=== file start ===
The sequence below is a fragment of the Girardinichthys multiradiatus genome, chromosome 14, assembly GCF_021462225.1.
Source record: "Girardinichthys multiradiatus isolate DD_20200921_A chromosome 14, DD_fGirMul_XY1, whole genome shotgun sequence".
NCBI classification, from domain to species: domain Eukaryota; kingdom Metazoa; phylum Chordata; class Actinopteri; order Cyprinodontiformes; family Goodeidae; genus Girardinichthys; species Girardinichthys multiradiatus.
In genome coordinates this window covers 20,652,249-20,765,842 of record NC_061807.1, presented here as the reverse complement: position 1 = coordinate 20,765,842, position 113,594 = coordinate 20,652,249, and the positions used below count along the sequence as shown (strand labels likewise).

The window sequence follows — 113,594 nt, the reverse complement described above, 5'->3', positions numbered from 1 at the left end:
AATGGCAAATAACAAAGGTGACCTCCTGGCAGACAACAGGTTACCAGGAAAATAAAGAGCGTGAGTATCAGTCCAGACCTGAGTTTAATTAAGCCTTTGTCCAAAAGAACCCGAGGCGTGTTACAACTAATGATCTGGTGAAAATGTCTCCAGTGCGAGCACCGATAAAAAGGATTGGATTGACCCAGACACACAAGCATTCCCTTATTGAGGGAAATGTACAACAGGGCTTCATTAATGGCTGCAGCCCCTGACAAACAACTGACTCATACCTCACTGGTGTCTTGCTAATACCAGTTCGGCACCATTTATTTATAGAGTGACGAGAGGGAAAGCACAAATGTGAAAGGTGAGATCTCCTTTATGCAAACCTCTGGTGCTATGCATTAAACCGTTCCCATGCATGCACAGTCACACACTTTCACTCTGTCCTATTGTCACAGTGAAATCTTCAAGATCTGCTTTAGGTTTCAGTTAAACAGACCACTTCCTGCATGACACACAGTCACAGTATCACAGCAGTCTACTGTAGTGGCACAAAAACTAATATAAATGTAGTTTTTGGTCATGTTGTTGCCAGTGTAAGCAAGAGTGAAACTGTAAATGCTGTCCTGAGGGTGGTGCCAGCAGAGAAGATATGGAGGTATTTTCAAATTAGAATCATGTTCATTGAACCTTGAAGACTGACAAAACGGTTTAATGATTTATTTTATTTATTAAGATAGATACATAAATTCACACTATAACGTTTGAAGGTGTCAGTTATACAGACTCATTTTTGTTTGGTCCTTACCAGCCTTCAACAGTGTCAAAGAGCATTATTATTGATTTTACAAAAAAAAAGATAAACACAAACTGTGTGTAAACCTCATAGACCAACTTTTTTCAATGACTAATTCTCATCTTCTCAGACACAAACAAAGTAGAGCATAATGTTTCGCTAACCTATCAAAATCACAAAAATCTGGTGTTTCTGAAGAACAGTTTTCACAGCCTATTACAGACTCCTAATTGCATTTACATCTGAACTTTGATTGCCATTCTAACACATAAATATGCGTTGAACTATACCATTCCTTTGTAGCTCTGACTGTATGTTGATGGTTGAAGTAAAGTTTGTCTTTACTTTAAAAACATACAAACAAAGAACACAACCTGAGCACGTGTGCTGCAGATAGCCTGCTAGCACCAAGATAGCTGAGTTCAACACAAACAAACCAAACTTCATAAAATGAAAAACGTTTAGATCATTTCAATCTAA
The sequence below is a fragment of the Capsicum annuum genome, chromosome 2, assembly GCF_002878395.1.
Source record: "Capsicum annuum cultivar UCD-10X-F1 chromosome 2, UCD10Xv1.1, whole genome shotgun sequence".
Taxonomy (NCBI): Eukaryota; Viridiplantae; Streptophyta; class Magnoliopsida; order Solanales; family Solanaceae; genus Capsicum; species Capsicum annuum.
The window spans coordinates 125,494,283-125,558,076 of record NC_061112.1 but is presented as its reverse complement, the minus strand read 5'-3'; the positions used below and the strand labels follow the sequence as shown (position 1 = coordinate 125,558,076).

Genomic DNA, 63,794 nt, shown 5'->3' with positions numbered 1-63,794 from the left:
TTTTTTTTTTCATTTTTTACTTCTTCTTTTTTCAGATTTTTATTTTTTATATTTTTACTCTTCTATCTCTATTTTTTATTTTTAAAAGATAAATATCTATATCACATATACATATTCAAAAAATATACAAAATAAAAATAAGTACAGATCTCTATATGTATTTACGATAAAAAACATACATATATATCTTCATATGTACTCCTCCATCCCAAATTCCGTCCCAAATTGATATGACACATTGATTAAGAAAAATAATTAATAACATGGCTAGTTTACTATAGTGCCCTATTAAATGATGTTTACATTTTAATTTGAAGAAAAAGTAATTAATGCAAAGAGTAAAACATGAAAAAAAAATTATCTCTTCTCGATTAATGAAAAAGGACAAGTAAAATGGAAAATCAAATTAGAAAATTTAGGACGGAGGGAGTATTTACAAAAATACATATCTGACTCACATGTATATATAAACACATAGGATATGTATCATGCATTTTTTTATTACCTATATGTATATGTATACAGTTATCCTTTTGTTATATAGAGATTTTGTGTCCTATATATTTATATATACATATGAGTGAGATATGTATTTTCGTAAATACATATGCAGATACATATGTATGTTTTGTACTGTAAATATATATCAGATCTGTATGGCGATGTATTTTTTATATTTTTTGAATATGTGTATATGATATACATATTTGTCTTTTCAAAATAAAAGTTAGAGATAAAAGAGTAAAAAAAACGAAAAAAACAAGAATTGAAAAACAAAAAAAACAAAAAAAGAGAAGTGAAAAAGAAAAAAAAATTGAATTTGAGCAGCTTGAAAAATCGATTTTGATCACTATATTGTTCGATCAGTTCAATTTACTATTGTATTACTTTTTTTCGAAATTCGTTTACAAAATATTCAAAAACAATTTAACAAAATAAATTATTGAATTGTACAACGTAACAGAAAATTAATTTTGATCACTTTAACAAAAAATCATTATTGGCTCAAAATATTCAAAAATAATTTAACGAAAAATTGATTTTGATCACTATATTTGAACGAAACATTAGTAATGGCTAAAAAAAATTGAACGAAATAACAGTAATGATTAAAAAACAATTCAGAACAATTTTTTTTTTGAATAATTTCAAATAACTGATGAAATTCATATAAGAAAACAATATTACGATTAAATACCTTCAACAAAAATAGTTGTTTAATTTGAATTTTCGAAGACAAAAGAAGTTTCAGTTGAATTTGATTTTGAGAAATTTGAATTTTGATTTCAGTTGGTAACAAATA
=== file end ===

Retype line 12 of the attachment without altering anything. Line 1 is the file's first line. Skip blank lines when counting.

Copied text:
TTTTTTTTTTCATTTTTTACTTCTTCTTTTTTCAGATTTTTATTTTTTATATTTTTACTCTTCTATCTCTATTTTTTATTTTTAAAAGATAAATATCTATATCACATATACATATTCAAAAAATATACAAAATAAAAATAAGTACAGATCTCTATATGTATTTACGATAAAAAACATACATATATATCTTCATATGTACTCCTCCATCCCAAATTCCGTCCCAAATTGATATGACACATTGATTAAGAAAAATAATTAATAACATGGCTAGTTTACTATAGTGCCCTATTAAATGATGTTTACATTTTAATTTGAAGAAAAAGTAATTAATGCAAAGAGTAAAACATGAAAAAAAAATTATCTCTTCTCGATTAATGAAAAAGGACAAGTAAAATGGAAAATCAAATTAGAAAATTTAGGACGGAGGGAGTATTTACAAAAATACATATCTGACTCACATGTATATATAAACACATAGGATATGTATCATGCATTTTTTTATTACCTATATGTATATGTATACAGTTATCCTTTTGTTATATAGAGATTTTGTGTCCTATATATTTATATATACATATGAGTGAGATATGTATTTTCGTAAATACATATGCAGATACATATGTATGTTTTGTACTGTAAATATATATCAGATCTGTATGGCGATGTATTTTTTATATTTTTTGAATATGTGTATATGATATACATATTTGTCTTTTCAAAATAAAAGTTAGAGATAAAAGAGTAAAAAAAACGAAAAAAACAAGAATTGAAAAACAAAAAAAACAAAAAAAGAGAAGTGAAAAAGAAAAAAAAATTGAATTTGAGCAGCTTGAAAAATCGATTTTGATCACTATATTGTTCGATCAGTTCAATTTACTATTGTATTACTTTTTTTCGAAATTCGTTTACAAAATATTCAAAAACAATTTAACAAAATAAATTATTGAATTGTACAACGTAACAGAAAATTAATTTTGATCACTTTAACAAAAAATCATTATTGGCTCAAAATATTCAAAAATAATTTAACGAAAAATTGATTTTGATCACTATATTTGAACGAAACATTAGTAATGGCTAAAAAAAATTGAACGAAATAACAGTAATGATTAAAAAACAATTCAGAACAATTTTTTTTTTGAATAATTTCAAATAACTGATGAAATTCATATAAGAAAACAATATTACGATTAAATACCTTCAACAAAAATAGTTGTTTAATTTGAATTTTCGAAGACAAAAGAAGTTTCAGTTGAATTTGATTTTGAGAAATTTGAATTTTGATTTCAGTTGGTAACAAATA